The Wall Street Journal reports: Westhampton Beach, N.Y. – A telephone pole in Westhampton Beach, N.Y., which Orthodox Jews want to use to create an eruv in the community.An Orthodox Jewish group trying to erect an eruv in the Hamptons filed a suit in federal court Thursday, alleging that local officials are discriminating against them and violating their constitutional right to freedom of religion.
The East End Eruv Association is suing officials in the villages of Westhampton Beach and Quogue, as well as Southampton town.
As The Journal reported earlier, the nonprofit wants to erect a symbolic boundary that allows Orthodox Jews to conduct certain activities otherwise prohibited during the Sabbath, such as pushing strollers or carrying objects. The boundary, known as an eruv, can be created by natural boundaries or wire or wooden markings on utility poles.
There are dozens of eruvin in Jewish communities across the region, most of which go unnoticed.
Last year Verizon and the Long Island Power Authority gave the East End Eruv Association preliminary approval to put lechis — small wooden markings — in a boundary that includes all of Westhampton Beach and the hamlet of Quigue, as well as parts of Quogue village and Westhampton. All of the communities are in the town of Southampton.
Quogue and Southampton officials have sent Verizon letters indicating that municipal approval is required to affix the lechis on the poles and doing so would be violating existing signage laws. The letters, the suit says, have prevented Verizon and LIPA from executing the contracts necessary to establish the eruv.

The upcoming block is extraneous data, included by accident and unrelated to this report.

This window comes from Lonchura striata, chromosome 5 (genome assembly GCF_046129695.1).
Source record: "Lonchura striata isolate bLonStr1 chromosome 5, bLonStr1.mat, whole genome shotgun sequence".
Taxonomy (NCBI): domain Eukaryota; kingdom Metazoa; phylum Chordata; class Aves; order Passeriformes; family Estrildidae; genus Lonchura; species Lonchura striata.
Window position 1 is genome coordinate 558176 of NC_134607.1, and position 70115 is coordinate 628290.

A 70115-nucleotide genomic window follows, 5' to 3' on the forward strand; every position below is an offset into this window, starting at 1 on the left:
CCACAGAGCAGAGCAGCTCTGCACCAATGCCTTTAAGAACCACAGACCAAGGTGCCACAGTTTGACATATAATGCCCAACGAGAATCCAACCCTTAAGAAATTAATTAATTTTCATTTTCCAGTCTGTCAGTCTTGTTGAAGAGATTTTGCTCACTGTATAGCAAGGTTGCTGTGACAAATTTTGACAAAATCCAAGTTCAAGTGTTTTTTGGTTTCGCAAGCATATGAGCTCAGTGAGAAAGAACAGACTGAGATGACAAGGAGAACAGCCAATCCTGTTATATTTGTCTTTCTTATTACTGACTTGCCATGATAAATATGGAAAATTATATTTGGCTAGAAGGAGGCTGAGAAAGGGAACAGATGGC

The lawsuit also claims the signage laws that some local officials say would be violated are not strictly enforced and that the lechis are not signs.
“The object, motivation, and effect of the actions of the Defendants is to suppress the religious practices of the plaintiffs and other Orthodox Jews,” the suit says. “These actions have specifically targeted Jewish citizens, as the laws that the Defendants seek to invoke to prevent the establishment of the Eruv is not enforced against citizens of other faiths.”
The suit seeks an injunction to prevent officials from interfering in the creation of an eruv, as well as damages and legal fees.
Westhampton Beach Mayor Conrad Teller said he knew nothing about the suit and had no comment. “There is no request to establish an eruv before us,” he said. Other local officials could not be immediately reached for comment.
Controversy over the proposed eruv has raged in Westhampton Beach since 2008, when the issue was first presented to local officials. The proposal was abandoned because of staunch community opposition, which included the formation of a group, Jewish People Opposed to the Eruv. Opponents fear that eruv will change the character of the community and attract an influx of Orthodox Jews.
“It’s like social engineering,” said Arnold Sheiffer, founder of the opposition group. “We [the Jewish people] fought like hell to get out of the ghetto and now they want to create that again. The opposition in the village here is very, very high.”